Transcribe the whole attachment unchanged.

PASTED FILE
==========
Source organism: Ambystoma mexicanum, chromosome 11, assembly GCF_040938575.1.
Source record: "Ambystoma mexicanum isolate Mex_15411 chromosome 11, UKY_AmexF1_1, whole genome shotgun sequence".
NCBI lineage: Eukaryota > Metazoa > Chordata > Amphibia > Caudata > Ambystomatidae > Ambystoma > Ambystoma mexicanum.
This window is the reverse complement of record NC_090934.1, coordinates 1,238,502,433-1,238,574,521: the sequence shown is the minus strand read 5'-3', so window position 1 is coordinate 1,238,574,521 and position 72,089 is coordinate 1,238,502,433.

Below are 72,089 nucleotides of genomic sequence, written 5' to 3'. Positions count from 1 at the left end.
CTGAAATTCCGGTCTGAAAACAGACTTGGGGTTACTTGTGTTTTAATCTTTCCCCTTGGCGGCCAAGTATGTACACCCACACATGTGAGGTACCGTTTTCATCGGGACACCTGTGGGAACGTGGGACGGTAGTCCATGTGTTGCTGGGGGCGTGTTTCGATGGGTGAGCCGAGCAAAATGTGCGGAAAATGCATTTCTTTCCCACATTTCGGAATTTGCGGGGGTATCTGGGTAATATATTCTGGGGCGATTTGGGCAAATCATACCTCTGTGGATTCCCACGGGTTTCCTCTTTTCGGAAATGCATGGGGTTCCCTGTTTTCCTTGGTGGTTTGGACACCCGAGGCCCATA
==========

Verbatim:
Source organism: Ambystoma mexicanum, chromosome 11, assembly GCF_040938575.1.
Source record: "Ambystoma mexicanum isolate Mex_15411 chromosome 11, UKY_AmexF1_1, whole genome shotgun sequence".
NCBI lineage: Eukaryota > Metazoa > Chordata > Amphibia > Caudata > Ambystomatidae > Ambystoma > Ambystoma mexicanum.
This window is the reverse complement of record NC_090934.1, coordinates 1,238,502,433-1,238,574,521: the sequence shown is the minus strand read 5'-3', so window position 1 is coordinate 1,238,574,521 and position 72,089 is coordinate 1,238,502,433.

Below are 72,089 nucleotides of genomic sequence, written 5' to 3'. Positions count from 1 at the left end.
CTGAAATTCCGGTCTGAAAACAGACTTGGGGTTACTTGTGTTTTAATCTTTCCCCTTGGCGGCCAAGTATGTACACCCACACATGTGAGGTACCGTTTTCATCGGGACACCTGTGGGAACGTGGGACGGTAGTCCATGTGTTGCTGGGGGCGTGTTTCGATGGGTGAGCCGAGCAAAATGTGCGGAAAATGCATTTCTTTCCCACATTTCGGAATTTGCGGGGGTATCTGGGTAATATATTCTGGGGCGATTTGGGCAAATCATACCTCTGTGGATTCCCACGGGTTTCCTCTTTTCGGAAATGCATGGGGTTCCCTGTTTTCCTTGGTGGTTTGGACACCCGAGGCCCATA